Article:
The most missed shot in the game is the return of serve. Why? Players seldom, if ever, practice this critical skill set.
Even for players who do make an effort to practice their return of serve, they may be using the wrong techniques. As with all tennis strokes, some myths exist regarding the return of serve.
"Get Your Racquet Back Early"
According to old-school methodology, players should take the racquet back early during preparation for an incoming serve. Taking the racquet back toward the back fence is actually only the first half of the process.
Once the kinetic chain begins to uncoil forward into the court, the racquet is forced back another 3 feet. When the racquet finally starts forward toward contact, it has to travel back 3 extra feet just to return to the original take-back position. That's 6 unnecessary feet added to the backswing. This results in a longer, horizontal swing path and an improper strike zone, causing a loss of depth and topspin.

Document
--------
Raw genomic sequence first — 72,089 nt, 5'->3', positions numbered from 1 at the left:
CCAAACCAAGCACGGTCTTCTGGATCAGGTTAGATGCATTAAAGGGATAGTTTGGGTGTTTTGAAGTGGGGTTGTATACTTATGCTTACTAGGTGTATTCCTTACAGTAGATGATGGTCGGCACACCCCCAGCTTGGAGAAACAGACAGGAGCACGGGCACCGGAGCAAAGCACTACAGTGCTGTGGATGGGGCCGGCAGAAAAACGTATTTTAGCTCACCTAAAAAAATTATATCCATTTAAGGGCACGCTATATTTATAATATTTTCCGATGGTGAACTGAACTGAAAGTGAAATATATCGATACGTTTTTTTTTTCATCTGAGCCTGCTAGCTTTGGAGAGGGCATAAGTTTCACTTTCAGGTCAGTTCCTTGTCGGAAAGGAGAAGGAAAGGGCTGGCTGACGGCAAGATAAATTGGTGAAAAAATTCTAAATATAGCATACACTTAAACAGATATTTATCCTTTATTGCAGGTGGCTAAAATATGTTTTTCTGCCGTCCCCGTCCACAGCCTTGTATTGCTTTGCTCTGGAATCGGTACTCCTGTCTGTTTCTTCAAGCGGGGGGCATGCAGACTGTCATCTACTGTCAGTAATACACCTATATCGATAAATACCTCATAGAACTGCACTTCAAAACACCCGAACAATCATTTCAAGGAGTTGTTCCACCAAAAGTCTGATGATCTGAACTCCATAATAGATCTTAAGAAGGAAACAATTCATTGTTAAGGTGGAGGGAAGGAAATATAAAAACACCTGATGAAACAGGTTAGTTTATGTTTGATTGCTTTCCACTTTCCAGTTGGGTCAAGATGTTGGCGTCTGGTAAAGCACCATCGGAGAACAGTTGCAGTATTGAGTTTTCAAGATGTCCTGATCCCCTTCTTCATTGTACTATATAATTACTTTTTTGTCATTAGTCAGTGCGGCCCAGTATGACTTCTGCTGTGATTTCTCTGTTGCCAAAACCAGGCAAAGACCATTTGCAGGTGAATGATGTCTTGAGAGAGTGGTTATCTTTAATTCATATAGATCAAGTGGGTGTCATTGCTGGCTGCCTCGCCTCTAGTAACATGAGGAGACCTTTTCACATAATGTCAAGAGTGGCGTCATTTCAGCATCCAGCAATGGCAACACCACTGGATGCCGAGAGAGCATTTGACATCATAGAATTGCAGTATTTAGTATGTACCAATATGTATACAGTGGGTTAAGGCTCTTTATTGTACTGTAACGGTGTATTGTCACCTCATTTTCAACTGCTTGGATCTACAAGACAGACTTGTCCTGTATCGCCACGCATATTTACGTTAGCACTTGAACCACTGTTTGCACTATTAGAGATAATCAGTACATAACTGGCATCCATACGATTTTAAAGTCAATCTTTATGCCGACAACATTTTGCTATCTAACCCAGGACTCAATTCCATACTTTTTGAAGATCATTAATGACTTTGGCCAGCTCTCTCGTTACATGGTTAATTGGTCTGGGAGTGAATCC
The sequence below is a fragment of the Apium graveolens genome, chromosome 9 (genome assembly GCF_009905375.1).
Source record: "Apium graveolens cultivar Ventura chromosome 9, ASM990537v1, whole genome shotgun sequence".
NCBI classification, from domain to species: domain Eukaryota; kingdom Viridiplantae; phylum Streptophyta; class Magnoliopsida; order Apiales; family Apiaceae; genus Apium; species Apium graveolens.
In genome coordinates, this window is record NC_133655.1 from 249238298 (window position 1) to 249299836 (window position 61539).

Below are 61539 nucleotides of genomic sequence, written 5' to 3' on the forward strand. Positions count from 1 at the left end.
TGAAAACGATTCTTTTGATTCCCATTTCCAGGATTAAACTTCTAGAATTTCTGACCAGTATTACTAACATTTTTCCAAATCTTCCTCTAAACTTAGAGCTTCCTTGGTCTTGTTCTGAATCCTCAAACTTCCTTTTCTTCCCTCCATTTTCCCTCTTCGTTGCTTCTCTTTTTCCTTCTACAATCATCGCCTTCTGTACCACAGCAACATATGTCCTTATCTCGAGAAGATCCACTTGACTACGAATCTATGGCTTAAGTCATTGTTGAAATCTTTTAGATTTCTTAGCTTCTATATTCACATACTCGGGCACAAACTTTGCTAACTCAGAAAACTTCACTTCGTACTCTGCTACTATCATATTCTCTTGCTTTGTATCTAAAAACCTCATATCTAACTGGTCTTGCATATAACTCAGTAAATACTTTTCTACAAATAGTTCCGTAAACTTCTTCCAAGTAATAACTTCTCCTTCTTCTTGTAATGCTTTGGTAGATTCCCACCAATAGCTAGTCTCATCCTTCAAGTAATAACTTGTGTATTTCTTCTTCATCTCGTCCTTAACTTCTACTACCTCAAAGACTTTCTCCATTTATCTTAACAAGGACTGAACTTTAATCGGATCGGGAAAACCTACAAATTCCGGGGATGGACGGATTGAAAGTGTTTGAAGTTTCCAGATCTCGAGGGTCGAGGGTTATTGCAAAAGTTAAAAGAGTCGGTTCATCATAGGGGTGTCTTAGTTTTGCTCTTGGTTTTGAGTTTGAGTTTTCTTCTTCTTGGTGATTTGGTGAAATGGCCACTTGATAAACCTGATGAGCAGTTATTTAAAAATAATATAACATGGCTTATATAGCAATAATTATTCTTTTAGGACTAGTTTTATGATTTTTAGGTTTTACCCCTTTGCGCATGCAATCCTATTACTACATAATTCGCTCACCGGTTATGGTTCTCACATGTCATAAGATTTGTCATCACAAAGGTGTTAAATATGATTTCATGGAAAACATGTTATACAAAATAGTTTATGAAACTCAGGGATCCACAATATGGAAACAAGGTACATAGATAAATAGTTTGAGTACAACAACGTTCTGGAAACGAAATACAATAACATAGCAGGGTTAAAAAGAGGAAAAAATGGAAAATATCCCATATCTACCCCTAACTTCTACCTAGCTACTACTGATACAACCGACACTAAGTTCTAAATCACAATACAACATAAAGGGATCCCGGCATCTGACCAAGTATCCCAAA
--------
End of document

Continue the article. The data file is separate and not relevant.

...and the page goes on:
"Always Step Into the Ball"
Although it's true that stepping into the ball is effective when a player is returning a weak, short second serve and is moving forward offensively, players are more often in a neutral and defensive situation on the return of serve.
Because of the prevalence of Western forehands and two-handed backhands, the primary contact point for many players is just to the side of the body. This later contact point aids in preparation time, helps disguise the player's intentions, and most important, reduces recovery time for the next shot, making it more effective for court coverage.
Players who want to improve their return-of-serve skills should consider making a shift in the organization of their practice time. The old-school approach includes rallying for 50 minutes, followed by 5 minutes of volleys and overheads and then 5 minutes of serves. For an accelerated learning method, players should try 40 minutes of serve and return repetition, followed by 10 minutes of volleys and overheads and 10 minutes of groundstrokes.
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